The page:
In 1990, shortly before the end of Soviet power in Central Asia, Osh and its environs experienced bloody ethnic clashes between Kyrgyz and Uzbeks. There were about 1,200 casualties, including over 300 dead and 462 seriously injured. The riots broke out over the division of land resources in and around the city.
2010 Ethnic Violence
In 2010, after riots in Bishkek and other major Kyrgyz cities, President Kurmanbek Bakiyev took refuge in the city to hide from protesters denouncing his government and its response to the nation's struggling economy. On May 13, 2010, Bakiyev supporters took over government buildings in Osh, and also seized the airport, preventing interim government officials from landing. The protesters demanded Bakiev's return, and forced the provincial governor to flee. The former Osh provincial governor Mamasadyk Bakirov was reinstated.
On June 10, 2010, riots erupted in Osh, killing at least 400 and injuring thousands of others. "An explosion of violence, destruction and looting in southern Kyrgyzstan on 11-14 June 2010 killed many hundreds of people, Kyrgyz and Uzbeks got killed and destroyed over 2000 buildings, mostly homes, and deepened the gulf between the country’s ethnic Kyrgyz and Uzbeks."
Local media reported that gangs of young men armed with sticks and stones smashed shop windows and set cars aflame in the city center. Several buildings and homes across the city were also set on fire. The city's police force proved incapable of restoring order resulting in a state of emergency being declared and the army being mobilised. The Kyrgyz intelligence agency claimed that the 2010 violence was initiated by the just-deposed president, Kurmanbek Bakiyev, who is said to have made a deal with foreign narco-jihadist gangs: jihadists take over southern Kyrgyzstan and initiate a shariah state in exchange for the Bakiyev family's being returned to controlling Bishkek. However, to the day no serious proof has been presented to the public and media. According to various sources, up to 100,000 ethnic Kyrgyz and Uzbek refugees fled to Uzbekistan. Many refugee camps have been organized in the Andijan, Fergana and Namangan regions of Uzbekistan for citizens of Kyrgyzstan who cross the border seeking safety.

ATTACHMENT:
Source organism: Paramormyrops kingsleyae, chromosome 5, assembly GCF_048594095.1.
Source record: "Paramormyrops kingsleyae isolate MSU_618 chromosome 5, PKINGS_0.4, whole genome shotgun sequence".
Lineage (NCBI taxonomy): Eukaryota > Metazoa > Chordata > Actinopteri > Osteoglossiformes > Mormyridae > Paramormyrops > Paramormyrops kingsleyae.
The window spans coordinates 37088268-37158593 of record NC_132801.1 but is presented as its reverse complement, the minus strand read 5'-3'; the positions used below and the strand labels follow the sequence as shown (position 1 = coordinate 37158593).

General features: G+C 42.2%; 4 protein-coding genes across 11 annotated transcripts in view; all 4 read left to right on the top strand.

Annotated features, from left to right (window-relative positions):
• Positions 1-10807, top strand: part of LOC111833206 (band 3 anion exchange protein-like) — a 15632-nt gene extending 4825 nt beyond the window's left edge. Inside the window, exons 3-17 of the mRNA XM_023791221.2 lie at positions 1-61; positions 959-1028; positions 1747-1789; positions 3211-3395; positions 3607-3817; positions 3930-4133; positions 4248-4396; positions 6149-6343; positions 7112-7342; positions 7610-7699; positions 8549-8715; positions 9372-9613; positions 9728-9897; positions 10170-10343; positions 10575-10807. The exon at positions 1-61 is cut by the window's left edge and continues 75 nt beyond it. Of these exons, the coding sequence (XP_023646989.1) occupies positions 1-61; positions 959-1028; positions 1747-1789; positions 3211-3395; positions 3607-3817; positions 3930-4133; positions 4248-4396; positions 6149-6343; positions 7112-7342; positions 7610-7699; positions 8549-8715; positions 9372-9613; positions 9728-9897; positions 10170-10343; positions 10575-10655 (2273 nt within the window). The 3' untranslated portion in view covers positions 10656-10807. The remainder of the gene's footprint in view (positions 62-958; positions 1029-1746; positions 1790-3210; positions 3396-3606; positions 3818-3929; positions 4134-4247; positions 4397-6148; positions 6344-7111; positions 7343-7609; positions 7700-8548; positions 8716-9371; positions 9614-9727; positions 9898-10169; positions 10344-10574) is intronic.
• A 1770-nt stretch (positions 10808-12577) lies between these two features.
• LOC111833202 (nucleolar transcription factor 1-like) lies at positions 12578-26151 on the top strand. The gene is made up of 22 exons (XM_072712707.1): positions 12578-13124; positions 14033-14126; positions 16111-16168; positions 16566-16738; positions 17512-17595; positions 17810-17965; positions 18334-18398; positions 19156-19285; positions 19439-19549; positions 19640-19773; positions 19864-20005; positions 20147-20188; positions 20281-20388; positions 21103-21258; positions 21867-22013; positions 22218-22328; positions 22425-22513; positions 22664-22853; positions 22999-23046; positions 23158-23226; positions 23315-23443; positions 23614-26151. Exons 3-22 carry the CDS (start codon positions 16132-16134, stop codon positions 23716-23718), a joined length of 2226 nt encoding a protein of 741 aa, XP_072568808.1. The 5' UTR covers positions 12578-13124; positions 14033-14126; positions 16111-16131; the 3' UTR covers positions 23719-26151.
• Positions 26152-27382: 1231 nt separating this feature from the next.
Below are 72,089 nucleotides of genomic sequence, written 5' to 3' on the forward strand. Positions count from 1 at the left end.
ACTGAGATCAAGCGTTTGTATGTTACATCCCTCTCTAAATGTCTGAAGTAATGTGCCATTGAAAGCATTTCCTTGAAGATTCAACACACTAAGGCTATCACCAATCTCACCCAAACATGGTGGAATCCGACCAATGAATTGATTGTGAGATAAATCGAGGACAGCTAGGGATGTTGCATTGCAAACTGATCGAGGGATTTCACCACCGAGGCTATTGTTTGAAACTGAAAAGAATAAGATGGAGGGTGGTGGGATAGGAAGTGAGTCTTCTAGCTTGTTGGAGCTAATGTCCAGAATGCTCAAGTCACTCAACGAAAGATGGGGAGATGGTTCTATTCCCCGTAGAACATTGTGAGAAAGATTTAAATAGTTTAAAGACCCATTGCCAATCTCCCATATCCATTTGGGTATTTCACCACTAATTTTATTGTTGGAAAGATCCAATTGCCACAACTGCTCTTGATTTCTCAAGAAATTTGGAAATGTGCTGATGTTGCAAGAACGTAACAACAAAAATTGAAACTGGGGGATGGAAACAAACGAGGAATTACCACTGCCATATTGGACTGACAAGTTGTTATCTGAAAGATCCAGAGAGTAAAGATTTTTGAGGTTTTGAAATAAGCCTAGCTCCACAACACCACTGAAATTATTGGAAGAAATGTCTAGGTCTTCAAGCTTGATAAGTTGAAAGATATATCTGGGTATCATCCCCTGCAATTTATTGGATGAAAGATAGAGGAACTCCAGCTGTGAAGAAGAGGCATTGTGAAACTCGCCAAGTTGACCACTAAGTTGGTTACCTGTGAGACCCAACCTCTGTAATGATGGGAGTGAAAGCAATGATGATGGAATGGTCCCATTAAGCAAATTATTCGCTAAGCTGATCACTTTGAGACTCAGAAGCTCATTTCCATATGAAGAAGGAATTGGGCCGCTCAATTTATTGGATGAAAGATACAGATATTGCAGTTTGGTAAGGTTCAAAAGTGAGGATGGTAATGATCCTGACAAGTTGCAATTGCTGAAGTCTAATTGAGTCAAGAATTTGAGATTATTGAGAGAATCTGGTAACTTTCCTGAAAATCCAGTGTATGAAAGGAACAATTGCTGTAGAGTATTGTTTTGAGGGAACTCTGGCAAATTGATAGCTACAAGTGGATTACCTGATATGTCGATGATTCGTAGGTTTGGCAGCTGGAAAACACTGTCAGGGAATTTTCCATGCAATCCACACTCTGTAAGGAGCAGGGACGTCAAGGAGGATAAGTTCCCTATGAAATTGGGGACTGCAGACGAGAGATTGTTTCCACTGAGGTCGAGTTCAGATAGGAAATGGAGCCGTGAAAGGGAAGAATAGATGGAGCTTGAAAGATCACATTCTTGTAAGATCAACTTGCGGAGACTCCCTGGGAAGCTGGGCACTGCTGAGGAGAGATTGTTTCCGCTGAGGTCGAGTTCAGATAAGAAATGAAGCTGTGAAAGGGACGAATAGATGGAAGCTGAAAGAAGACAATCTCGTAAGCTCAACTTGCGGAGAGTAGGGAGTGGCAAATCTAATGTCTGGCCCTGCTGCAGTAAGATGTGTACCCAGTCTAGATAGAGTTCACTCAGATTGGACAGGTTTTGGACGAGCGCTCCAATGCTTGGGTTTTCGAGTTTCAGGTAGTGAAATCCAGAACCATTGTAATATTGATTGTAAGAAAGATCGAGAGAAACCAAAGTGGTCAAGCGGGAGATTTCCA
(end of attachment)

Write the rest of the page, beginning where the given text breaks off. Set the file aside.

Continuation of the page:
|Climate data for Osh|
|Average high °C (°F)||2
|Average low °C (°F)||−6
|Precipitation mm (inches)||34
|Source: Yandex weather|
- In Osh opened a supermarket "Narodnyj".
- National Statistical Committee of Kyrgyz Republic. National Census 2009. Vol. III(tables). Regions of Kyrgyzstan. Osh City.
- The Babur-nama Ed. & trans. Wheeler M. Thackston (New York) 2002 pp4-5
- "Report of the Independent International Commission of Inquiry into the Events in Southern Kyrgyzstan in June 2010". The Independent International Commission of Inquiry (KIC). Retrieved 22 April 2012.
- Osh. Redmond, WA: Microsoft® Student 2009 [DVD]. 2008.
- "Former Kyrgyz President's Supporters Take Over Government Buildings In South". Radio Free Europe. 13 May 2010. Retrieved 13 May 2010.
- google.com 12 June 2010
- "The Pogroms in Kyrgyzstan". International Crisis Group. Retrieved 22 April 2012.
- "Twelve killed in new wave of unrest in Kyrgyzstan". Associated Press. 10 June 2010. Retrieved 10 June 2010.
- "Yandex weather" (in Russian). Retrieved September 2, 2012.
- "Osh and Yozgat city of Turkey became twin cities". Kabar National News Agency. 5 November 2012. Retrieved 28 April 2013.
|Wikimedia Commons has media related to Osh.|
- Info on Osh On Osh State University's Medical Institute's website (English)
- Official website of Medical Institute, Osh State University
- City of Osh Official website (in Russian)
- The Spektator - Society, culture and travel articles on Kyrgyzstan and the Central Asian region